126 minutes/Opens on 15th August/Rating: 2.5/5
The story: The Summer Of Love in the United States is over but young Steve Jobs (Ashton Kutcher), an Atari technician, remains a dreamer, spiritual seeker and fan of psychedelics. He chances on a hobby project by friend and engineering savant Steve Wozniak (Josh Gad), a circuit board they name the Apple 1. With sales of the board going strong, they found Apple in Jobs' parents' garage. The biopic traces the life and career of Jobs from 1971 till around 2000, with the release of the first iPod.
Of the Steve Jobs film projects that have sprung up since the death of the Apple co-founder in 2011, this one has crossed the finish line first.
The intention of its makers (aided by director Joshua Michael Stern and writer Matt Whitely) seems to be to show Jobs for the terrible human being he could be, and that the man, lionised the world over as a symbol of American individualism, creativity and business acumen, could be a complete and utter jerk.
For those who know the details of his life, as chronicled in various unauthorised biographies and one authorised one (Steve Jobs, 2011, by Walter Isaacson), it will come as no surprise to know that he abandoned his pregnant girlfriend, claimed credit for others' achievements and shunned people no longer of use to him, including Steve Wozniak (Josh Gad) and early Apple employee and ashram buddy Daniel Kottke (Lukas Haas).
Ashton Kutcher, a limited actor who seems to come alive only when he is doing something silly, is more believable here than one has a right to expect. He might not have the chops or maturity to express the contradictory, mercurial nature of Jobs - a Zen thinker, refined and uncompromising aesthete who could also be a bully with a short fuse - but he at least looks the part.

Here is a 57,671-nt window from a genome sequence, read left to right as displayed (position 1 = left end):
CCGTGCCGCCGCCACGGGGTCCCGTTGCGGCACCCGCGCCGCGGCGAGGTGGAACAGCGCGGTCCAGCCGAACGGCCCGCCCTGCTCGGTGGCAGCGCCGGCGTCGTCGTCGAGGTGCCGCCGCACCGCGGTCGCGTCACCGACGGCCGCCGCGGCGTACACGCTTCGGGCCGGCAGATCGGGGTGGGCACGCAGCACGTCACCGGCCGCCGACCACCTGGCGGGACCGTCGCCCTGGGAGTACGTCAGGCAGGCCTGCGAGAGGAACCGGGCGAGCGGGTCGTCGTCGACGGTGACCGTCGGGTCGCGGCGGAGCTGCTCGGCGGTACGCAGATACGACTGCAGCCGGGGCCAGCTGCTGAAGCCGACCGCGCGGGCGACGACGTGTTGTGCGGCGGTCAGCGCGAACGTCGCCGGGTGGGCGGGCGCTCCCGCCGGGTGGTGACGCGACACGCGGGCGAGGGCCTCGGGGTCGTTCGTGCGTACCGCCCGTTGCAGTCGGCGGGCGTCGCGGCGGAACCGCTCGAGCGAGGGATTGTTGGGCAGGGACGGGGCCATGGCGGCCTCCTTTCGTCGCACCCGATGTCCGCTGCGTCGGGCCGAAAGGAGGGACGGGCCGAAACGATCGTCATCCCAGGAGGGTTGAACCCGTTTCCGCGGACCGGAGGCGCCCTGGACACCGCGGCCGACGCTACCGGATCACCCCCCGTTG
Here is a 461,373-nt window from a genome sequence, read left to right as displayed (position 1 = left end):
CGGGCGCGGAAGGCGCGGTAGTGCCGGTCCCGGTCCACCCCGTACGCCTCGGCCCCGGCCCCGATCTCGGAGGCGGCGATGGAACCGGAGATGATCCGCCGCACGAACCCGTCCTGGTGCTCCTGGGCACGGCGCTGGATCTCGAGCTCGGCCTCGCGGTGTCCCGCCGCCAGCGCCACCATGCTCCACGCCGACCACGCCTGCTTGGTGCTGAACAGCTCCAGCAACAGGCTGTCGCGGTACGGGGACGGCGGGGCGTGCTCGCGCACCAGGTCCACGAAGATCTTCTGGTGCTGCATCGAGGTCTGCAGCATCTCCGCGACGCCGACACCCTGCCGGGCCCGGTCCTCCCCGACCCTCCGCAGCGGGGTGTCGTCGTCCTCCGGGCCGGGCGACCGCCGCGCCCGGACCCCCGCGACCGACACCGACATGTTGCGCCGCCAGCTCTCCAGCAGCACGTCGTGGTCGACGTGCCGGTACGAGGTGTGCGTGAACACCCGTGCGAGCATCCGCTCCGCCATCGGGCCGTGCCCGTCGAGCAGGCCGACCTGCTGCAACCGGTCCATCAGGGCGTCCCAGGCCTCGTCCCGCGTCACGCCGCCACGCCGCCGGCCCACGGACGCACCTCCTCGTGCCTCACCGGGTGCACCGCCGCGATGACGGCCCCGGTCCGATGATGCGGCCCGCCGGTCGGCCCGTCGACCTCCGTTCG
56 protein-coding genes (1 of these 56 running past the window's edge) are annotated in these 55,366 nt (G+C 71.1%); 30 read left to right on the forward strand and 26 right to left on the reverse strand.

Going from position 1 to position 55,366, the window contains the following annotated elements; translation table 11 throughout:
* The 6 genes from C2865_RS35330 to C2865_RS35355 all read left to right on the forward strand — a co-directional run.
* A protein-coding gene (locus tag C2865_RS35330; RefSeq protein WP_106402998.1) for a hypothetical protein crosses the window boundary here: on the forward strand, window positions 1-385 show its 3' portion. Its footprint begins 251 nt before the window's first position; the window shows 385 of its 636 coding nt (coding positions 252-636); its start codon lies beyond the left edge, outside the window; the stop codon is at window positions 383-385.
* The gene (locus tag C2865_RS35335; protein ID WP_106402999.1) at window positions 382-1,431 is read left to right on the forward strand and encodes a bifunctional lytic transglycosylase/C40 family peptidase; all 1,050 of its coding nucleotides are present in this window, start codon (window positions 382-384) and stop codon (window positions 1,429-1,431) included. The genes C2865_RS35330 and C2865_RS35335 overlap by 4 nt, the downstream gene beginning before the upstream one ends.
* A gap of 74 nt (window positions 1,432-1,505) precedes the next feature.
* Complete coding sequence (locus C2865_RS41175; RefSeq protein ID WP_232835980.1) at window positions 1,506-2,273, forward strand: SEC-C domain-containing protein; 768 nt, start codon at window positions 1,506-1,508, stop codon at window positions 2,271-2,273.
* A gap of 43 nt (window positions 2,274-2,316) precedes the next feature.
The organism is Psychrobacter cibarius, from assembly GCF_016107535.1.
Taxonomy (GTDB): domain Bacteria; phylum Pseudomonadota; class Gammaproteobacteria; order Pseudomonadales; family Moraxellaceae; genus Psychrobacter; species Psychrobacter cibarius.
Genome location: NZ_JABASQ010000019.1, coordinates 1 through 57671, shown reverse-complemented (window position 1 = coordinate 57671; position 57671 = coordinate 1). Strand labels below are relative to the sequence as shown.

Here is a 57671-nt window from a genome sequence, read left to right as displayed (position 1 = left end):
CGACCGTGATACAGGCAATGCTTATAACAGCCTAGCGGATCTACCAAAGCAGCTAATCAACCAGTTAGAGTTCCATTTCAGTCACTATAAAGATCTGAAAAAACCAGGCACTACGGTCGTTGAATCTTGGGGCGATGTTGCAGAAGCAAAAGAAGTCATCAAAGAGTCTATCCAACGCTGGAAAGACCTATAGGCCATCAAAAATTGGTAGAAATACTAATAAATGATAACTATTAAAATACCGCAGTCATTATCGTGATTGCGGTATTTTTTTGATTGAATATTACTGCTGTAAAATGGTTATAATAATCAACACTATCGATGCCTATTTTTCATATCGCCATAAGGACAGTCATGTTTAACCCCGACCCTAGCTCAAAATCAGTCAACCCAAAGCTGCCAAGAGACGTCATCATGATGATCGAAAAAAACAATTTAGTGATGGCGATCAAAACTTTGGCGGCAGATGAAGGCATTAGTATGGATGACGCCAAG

Mostly, the actor puts on a blank, almost stunned look when he plays Jobs in his sociopathic moods.
Still, who is to say what the former Apple chief executive was really thinking during those moments? To compound the problem, the Jobsian charisma, that famous "reality distortion field" that he used to bend others to his will, is inadequately portrayed.
This film, which is not based on any biography in particular (probably for licensing reasons), does not reach further than the tabloid-ish highlights of the man's life.
Director Stern and writer Whitely either do not want, or cannot, dig deeper, nor do they seem to want to measure the man within the context of an American society that is changing, both as consumers and as users of the Internet. Pivotal boardroom battles are re-enacted, but lack any reason to exist other than to illustrate history.
Biopics are supposed to bring to life concepts that cannot be expressed on the page, or else, why bother? Instead of watching this, there is probably a more satisfying experience to be had buying Isaacson's eBook in iTunes for reading on an iPad.
Get a copy of The Straits Times or go to straitstimes.com for more stories.